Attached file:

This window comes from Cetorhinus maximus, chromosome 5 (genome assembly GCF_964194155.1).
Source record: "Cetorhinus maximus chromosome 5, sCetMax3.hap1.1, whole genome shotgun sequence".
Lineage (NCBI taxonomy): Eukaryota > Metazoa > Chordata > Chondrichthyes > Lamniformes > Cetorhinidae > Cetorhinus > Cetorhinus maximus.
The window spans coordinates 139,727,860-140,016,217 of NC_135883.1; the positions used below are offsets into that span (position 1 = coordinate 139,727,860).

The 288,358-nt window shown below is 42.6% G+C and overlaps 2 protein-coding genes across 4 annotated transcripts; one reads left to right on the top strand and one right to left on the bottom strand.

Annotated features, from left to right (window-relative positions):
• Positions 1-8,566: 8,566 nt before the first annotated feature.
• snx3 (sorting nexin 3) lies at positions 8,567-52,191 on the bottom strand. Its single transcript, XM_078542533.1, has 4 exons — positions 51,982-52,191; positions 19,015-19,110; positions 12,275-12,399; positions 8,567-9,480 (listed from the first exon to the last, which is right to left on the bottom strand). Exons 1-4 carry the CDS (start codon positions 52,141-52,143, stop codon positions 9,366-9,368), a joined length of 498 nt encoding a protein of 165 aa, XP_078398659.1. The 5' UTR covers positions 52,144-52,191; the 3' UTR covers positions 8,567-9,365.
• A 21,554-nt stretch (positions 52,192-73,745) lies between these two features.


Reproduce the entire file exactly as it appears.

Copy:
This window comes from Cetorhinus maximus, chromosome 5 (genome assembly GCF_964194155.1).
Source record: "Cetorhinus maximus chromosome 5, sCetMax3.hap1.1, whole genome shotgun sequence".
Lineage (NCBI taxonomy): Eukaryota > Metazoa > Chordata > Chondrichthyes > Lamniformes > Cetorhinidae > Cetorhinus > Cetorhinus maximus.
The window spans coordinates 139,727,860-140,016,217 of NC_135883.1; the positions used below are offsets into that span (position 1 = coordinate 139,727,860).

The 288,358-nt window shown below is 42.6% G+C and overlaps 2 protein-coding genes across 4 annotated transcripts; one reads left to right on the top strand and one right to left on the bottom strand.

Annotated features, from left to right (window-relative positions):
• Positions 1-8,566: 8,566 nt before the first annotated feature.
• snx3 (sorting nexin 3) lies at positions 8,567-52,191 on the bottom strand. Its single transcript, XM_078542533.1, has 4 exons — positions 51,982-52,191; positions 19,015-19,110; positions 12,275-12,399; positions 8,567-9,480 (listed from the first exon to the last, which is right to left on the bottom strand). Exons 1-4 carry the CDS (start codon positions 52,141-52,143, stop codon positions 9,366-9,368), a joined length of 498 nt encoding a protein of 165 aa, XP_078398659.1. The 5' UTR covers positions 52,144-52,191; the 3' UTR covers positions 8,567-9,365.
• A 21,554-nt stretch (positions 52,192-73,745) lies between these two features.